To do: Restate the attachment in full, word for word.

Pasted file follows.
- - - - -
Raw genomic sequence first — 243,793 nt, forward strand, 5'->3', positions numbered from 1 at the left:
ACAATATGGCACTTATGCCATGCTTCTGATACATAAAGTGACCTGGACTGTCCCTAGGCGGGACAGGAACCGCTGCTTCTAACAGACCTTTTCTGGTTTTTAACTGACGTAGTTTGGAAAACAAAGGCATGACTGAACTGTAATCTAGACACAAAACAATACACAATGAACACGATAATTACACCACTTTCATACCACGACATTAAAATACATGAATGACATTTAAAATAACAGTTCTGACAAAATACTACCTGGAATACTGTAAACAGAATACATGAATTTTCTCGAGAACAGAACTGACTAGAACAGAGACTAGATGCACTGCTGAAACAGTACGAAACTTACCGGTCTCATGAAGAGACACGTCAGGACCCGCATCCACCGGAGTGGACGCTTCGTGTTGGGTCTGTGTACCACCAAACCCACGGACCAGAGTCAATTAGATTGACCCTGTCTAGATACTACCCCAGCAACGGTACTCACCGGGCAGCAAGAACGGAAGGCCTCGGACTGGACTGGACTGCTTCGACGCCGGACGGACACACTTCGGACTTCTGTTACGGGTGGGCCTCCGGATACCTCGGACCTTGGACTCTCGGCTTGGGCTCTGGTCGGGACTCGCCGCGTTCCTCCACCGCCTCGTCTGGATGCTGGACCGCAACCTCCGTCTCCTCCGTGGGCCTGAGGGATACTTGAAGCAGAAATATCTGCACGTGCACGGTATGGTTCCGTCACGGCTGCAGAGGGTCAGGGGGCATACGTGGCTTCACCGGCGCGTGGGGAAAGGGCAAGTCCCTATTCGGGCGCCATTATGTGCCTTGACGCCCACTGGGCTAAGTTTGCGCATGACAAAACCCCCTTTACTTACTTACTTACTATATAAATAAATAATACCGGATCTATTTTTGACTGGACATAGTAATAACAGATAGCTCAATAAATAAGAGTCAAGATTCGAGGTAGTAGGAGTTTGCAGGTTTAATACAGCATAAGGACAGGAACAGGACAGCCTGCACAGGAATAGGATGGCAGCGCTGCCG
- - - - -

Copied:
Raw genomic sequence first — 243,793 nt, forward strand, 5'->3', positions numbered from 1 at the left:
ACAATATGGCACTTATGCCATGCTTCTGATACATAAAGTGACCTGGACTGTCCCTAGGCGGGACAGGAACCGCTGCTTCTAACAGACCTTTTCTGGTTTTTAACTGACGTAGTTTGGAAAACAAAGGCATGACTGAACTGTAATCTAGACACAAAACAATACACAATGAACACGATAATTACACCACTTTCATACCACGACATTAAAATACATGAATGACATTTAAAATAACAGTTCTGACAAAATACTACCTGGAATACTGTAAACAGAATACATGAATTTTCTCGAGAACAGAACTGACTAGAACAGAGACTAGATGCACTGCTGAAACAGTACGAAACTTACCGGTCTCATGAAGAGACACGTCAGGACCCGCATCCACCGGAGTGGACGCTTCGTGTTGGGTCTGTGTACCACCAAACCCACGGACCAGAGTCAATTAGATTGACCCTGTCTAGATACTACCCCAGCAACGGTACTCACCGGGCAGCAAGAACGGAAGGCCTCGGACTGGACTGGACTGCTTCGACGCCGGACGGACACACTTCGGACTTCTGTTACGGGTGGGCCTCCGGATACCTCGGACCTTGGACTCTCGGCTTGGGCTCTGGTCGGGACTCGCCGCGTTCCTCCACCGCCTCGTCTGGATGCTGGACCGCAACCTCCGTCTCCTCCGTGGGCCTGAGGGATACTTGAAGCAGAAATATCTGCACGTGCACGGTATGGTTCCGTCACGGCTGCAGAGGGTCAGGGGGCATACGTGGCTTCACCGGCGCGTGGGGAAAGGGCAAGTCCCTATTCGGGCGCCATTATGTGCCTTGACGCCCACTGGGCTAAGTTTGCGCATGACAAAACCCCCTTTACTTACTTACTTACTATATAAATAAATAATACCGGATCTATTTTTGACTGGACATAGTAATAACAGATAGCTCAATAAATAAGAGTCAAGATTCGAGGTAGTAGGAGTTTGCAGGTTTAATACAGCATAAGGACAGGAACAGGACAGCCTGCACAGGAATAGGATGGCAGCGCTGCCG